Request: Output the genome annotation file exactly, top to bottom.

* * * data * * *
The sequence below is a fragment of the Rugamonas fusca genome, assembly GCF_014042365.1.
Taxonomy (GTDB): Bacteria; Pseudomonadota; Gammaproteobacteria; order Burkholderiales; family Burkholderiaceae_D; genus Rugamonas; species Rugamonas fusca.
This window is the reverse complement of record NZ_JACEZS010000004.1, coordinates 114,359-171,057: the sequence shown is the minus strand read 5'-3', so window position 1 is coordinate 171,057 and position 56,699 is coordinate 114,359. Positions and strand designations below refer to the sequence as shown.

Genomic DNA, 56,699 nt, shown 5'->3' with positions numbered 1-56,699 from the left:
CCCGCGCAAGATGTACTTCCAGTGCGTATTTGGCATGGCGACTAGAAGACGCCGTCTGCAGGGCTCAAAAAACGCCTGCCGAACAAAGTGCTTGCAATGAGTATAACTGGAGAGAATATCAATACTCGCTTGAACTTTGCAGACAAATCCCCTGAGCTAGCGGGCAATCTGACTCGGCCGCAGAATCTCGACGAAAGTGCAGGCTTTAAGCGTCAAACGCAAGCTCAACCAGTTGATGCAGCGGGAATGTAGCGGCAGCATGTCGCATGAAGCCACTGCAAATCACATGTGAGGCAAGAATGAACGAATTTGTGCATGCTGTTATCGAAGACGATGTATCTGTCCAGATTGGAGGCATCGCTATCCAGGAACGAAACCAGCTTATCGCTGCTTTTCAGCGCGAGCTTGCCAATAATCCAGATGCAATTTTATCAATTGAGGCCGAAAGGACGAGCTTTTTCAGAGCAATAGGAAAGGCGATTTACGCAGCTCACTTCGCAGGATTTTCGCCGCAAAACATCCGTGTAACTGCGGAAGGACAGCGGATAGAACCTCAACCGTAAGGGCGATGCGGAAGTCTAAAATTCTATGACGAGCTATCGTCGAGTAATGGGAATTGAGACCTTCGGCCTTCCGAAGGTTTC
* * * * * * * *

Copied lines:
The sequence below is a fragment of the Rugamonas fusca genome, assembly GCF_014042365.1.
Taxonomy (GTDB): Bacteria; Pseudomonadota; Gammaproteobacteria; order Burkholderiales; family Burkholderiaceae_D; genus Rugamonas; species Rugamonas fusca.
This window is the reverse complement of record NZ_JACEZS010000004.1, coordinates 114,359-171,057: the sequence shown is the minus strand read 5'-3', so window position 1 is coordinate 171,057 and position 56,699 is coordinate 114,359. Positions and strand designations below refer to the sequence as shown.

Genomic DNA, 56,699 nt, shown 5'->3' with positions numbered 1-56,699 from the left:
CCCGCGCAAGATGTACTTCCAGTGCGTATTTGGCATGGCGACTAGAAGACGCCGTCTGCAGGGCTCAAAAAACGCCTGCCGAACAAAGTGCTTGCAATGAGTATAACTGGAGAGAATATCAATACTCGCTTGAACTTTGCAGACAAATCCCCTGAGCTAGCGGGCAATCTGACTCGGCCGCAGAATCTCGACGAAAGTGCAGGCTTTAAGCGTCAAACGCAAGCTCAACCAGTTGATGCAGCGGGAATGTAGCGGCAGCATGTCGCATGAAGCCACTGCAAATCACATGTGAGGCAAGAATGAACGAATTTGTGCATGCTGTTATCGAAGACGATGTATCTGTCCAGATTGGAGGCATCGCTATCCAGGAACGAAACCAGCTTATCGCTGCTTTTCAGCGCGAGCTTGCCAATAATCCAGATGCAATTTTATCAATTGAGGCCGAAAGGACGAGCTTTTTCAGAGCAATAGGAAAGGCGATTTACGCAGCTCACTTCGCAGGATTTTCGCCGCAAAACATCCGTGTAACTGCGGAAGGACAGCGGATAGAACCTCAACCGTAAGGGCGATGCGGAAGTCTAAAATTCTATGACGAGCTATCGTCGAGTAATGGGAATTGAGACCTTCGGCCTTCCGAAGGTTTC